Politicians must act to cap global warming when they meet at a United Nations summit at the end of the year as the financial and humanitarian consequences of natural catastrophes become ever clearer, reinsurers meeting at an industry conference said.
The $600 billion reinsurance industry helps insurance companies pay damage claims from hurricanes, floods or earthquakes and can help people and companies get back on their feet after a disaster.
The UN’s climate boss warned this week that national promises to cut emissions so far would cap warming at an unacceptably high level, heightening concerns in the insurance industry about politicians’ lack of resolve.
“Definitely we expect political courage to move in a direction that shows responsibility towards future generations and a certain interest in defending the sustainability of this planet,” Swiss Re’s Chief Executive, Michel Lies, told a news conference.
Swiss Re data shows natural disasters caused an average $180 billion in economic damage per year over the last decade, of which 70 percent was uninsured.
Credit rating agency Standard & Poor’s said big natural catastrophes can also lead to cuts in sovereign credit ratings – making it more expensive for governments to borrow money – with Latin America and the Caribbean most at risk.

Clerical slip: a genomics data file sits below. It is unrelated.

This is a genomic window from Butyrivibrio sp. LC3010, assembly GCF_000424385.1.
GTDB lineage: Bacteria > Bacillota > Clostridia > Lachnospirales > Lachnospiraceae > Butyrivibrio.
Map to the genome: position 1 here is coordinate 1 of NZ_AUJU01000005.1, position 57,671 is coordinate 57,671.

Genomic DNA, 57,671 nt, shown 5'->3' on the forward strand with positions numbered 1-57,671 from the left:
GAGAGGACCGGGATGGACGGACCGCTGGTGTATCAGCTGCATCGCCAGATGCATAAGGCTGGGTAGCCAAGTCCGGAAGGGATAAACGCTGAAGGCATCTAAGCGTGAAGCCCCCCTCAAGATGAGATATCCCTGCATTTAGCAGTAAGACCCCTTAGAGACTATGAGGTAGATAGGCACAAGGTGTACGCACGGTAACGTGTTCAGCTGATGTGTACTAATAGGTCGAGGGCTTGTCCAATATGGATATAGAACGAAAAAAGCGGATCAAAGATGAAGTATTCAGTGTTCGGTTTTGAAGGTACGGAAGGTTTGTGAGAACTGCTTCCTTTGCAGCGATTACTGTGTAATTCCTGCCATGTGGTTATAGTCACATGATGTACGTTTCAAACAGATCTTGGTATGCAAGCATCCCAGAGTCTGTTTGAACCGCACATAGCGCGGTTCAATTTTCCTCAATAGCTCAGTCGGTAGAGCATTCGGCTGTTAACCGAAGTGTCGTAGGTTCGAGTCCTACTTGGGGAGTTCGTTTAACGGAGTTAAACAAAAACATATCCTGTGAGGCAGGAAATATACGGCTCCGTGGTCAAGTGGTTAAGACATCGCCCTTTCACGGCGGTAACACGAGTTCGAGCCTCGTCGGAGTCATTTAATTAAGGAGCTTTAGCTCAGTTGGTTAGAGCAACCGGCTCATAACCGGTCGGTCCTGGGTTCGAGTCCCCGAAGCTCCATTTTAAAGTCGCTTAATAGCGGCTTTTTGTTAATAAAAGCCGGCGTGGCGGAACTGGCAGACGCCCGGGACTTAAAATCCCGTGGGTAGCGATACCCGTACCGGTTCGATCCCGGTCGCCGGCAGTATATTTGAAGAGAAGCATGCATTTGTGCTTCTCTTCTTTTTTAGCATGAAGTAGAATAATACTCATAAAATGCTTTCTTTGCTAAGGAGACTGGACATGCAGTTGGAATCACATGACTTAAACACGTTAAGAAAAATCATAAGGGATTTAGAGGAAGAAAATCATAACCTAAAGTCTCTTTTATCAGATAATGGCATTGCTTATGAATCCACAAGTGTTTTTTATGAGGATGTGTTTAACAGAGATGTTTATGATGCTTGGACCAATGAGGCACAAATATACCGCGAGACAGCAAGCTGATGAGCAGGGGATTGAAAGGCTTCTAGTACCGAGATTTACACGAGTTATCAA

These conclusions should help concentrate minds at the climate talks starting in Paris on Nov. 30, reinsurers said.
“What we can bring to the table is a credible price tag for the decisions that are taken or not taken, making sure everybody understands that in the short term you may not take a decision but you will definitely pay a price in the long term,” Lies said.
Weather researchers say global warming will result in more frequent and intense heatwaves, precipitation and storms. Warming needs to be limited to 2 degrees Celsius (3.6 degrees Fahrenheit) above pre-industrial levels to avoid the most devastating consequences in the form of droughts and rising sea levels, scientists say.
“Even if this goal is not fully reached, every step in this direction is better than no result at all,” said Peter Hoeppe, head of Geo Risks Research at reinsurer Munich Re.
In the meantime, there must be increasing focus on preventive measures such as flood defenses that can help dampen the rise in insurance premiums in the medium to long term, Hoeppe said.
Insurers and Group of Seven industrialized countries are working to expand the availability of insurance to an additional 400 million people in developing countries considered at high risk.
“Climate change is happening, no question,” said XL Group’s Chief Executive, Mike McGavick.
“Insurers and reinsurers have to be at the forefront of transferring that risk,” McGavick said.
(Reporting by Jonathan Gould; editing by Thomas Atkins and Susan Fenton)
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